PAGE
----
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Powell denies U.S.-UN rivalry in tsunami response

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  • Holy Uncle
    ***Sudahlah, makin disangkal makin keliatan belangnya. ***Pemerintah AS berjalan dalam keadaan defisit terus. Sumbangan2 pemerintahan AS duitnya adalah
    Message 1 of 1 , Jan 1, 2005
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      ***Sudahlah, makin disangkal makin keliatan belangnya.

      ***Pemerintah AS berjalan dalam keadaan defisit terus. Sumbangan2
      pemerintahan AS duitnya adalah political donations dari swasta. Maka itu
      George Bush minta bantuan SBY menyelesaikan kasus Newmont, sebagai balas
      budi sumbangan duit dari Newmont.

      ***Humanitarian aid atau politic ? Buat apa ngebohong terus ? WMD di Irak ?


      Powell denies U.S.-UN rivalry in tsunami response

      By Irwin Arieff

      UNITED NATIONS (Reuters) - U.S. Secretary of State Colin Powell has rejected
      that Washington has been trying to edge out the United Nations as leader of
      the international
      relief effort for the Indian Ocean tsunami.

      Powell, during a visit to U.N. headquarters for talks with Secretary-General
      Kofi Annan, also
      denied that President George W. Bush had just increased U.S. disaster aid to
      $350 million (180
      million pounds) from $35 million because he had been stung by criticism that
      wealthy nations
      were stingy.

      "This ten-fold increase is indicative of American generosity but it also is
      indicative of the need,"
      Powell told reporters when asked if the increase announced by Bush on Friday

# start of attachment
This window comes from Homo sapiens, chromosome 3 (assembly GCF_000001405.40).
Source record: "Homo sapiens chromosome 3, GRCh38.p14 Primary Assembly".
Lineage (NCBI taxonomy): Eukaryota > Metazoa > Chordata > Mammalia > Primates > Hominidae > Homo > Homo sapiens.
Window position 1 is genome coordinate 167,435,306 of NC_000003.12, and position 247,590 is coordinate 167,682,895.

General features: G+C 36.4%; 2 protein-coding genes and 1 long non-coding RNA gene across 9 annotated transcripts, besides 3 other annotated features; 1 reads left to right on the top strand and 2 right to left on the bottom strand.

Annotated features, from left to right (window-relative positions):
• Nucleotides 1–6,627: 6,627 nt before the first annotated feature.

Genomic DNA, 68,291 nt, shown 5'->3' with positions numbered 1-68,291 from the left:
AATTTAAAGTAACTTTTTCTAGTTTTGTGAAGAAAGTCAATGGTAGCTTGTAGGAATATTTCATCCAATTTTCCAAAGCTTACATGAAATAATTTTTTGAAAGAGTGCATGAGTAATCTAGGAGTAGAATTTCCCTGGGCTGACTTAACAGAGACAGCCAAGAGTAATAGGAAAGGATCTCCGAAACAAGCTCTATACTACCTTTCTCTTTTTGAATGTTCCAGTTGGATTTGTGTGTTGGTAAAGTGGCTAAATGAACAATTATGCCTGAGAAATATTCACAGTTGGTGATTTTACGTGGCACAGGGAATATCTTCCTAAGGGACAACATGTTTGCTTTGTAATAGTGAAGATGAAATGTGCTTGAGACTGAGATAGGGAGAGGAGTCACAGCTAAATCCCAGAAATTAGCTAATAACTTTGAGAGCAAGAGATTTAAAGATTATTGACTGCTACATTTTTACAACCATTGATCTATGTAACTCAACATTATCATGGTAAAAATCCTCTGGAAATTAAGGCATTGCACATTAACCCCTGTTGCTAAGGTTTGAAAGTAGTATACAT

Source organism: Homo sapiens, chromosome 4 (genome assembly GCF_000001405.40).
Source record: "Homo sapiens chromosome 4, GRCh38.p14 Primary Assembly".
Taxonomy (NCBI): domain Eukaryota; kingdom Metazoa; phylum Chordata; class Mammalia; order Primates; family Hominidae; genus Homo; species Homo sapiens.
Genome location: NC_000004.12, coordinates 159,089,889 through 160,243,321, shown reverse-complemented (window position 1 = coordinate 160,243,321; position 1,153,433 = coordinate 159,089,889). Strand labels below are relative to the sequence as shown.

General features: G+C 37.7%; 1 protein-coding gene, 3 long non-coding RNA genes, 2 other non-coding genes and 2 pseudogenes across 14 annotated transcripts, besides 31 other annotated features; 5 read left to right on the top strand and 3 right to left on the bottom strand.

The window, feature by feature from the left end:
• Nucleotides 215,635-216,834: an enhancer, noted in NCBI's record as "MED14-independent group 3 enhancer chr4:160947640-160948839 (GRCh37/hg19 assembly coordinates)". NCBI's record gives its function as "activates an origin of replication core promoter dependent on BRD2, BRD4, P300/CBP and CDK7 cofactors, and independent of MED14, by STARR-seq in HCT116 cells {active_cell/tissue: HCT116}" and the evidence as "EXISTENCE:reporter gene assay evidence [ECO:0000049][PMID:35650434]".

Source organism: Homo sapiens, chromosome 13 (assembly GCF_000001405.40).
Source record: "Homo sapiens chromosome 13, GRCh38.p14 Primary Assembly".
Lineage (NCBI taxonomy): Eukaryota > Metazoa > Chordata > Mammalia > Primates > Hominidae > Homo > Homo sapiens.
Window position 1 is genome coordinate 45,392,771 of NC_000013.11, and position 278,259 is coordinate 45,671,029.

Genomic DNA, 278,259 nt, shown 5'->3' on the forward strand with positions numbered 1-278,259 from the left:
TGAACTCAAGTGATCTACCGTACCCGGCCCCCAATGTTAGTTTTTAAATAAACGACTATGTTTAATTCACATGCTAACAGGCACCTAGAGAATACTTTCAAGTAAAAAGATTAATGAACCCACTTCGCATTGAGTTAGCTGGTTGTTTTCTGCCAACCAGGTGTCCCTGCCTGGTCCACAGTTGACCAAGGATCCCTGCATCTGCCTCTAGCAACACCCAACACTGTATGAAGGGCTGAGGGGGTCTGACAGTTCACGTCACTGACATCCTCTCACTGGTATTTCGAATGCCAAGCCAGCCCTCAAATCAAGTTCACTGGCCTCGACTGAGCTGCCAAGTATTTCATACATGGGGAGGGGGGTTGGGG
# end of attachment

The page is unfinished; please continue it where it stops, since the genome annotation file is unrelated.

had been the
      result of a "bidding war."

      The announcement had been timed around completion of the necessary
      assessments and "not
      just that each day everybody was trying to play, 'Can you top this,'" Powell
      said. "The need is
      great, not just for immediate relief but for long-term."

      The United Nations said the death toll from Sunday's colossal sea surge may
      be approaching
      150,000 as the emergency relief operation struggled against debris-clogged
      harbours, power
      outages, washed-away roads and shattered towns from Indonesia to Somalia.

      The United States initially had committed $15 million, then raised its
      contribution to $35 million
      after U.N. Emergency Relief Coordinator Jan Egeland criticized rich nations
      such as the United
      States as "stingy" for cutting back on general aid funding even as the world
      economy was


      Bush on Wednesday dismissed suggestions that America was stingy as
      "misguided and
      ill-informed" and set off alarm bells in the relief community by announcing
      he had assembled a
      core group of Australia, India, Japan and the United States to coordinate
      the relief effort.

      The move prompted speculation that Bush hoped to supplant the United
      Nations, which has
      taken the lead in coordinating natural disaster relief for the past five

      But Powell said the group had been formed only because Washington saw a need
      for a
      coordination mechanism consisting of countries in the region "with assets,
      experience and
      capability that could be brought to bear right away."

      The group "might expand slightly but in due course we hope the core group
      will work itself out
      of business because we will have brought all of the international
      organizations into play under the
      overall supervision and leadership of the United Nations," Powell said.

      Egeland said the latest U.S. contribution brought total donations from
      around the world to more
      than $1.1 billion including cash and in-kind contributions.

      Washington's relations with the world body have been tense since the March
      2003 invasion of
      Iraq, which Annan opposed and the Security Council refused to authorize.

      But Powell, who has announced plans to leave the U.S. administration in
      early 2005, and
      Annan praised each other for their cooperation since the tsunami crisis and

      "Over the course of the last six days we have worked very closely with the
      and his staff," Powell told reporters after his talks with Annan.

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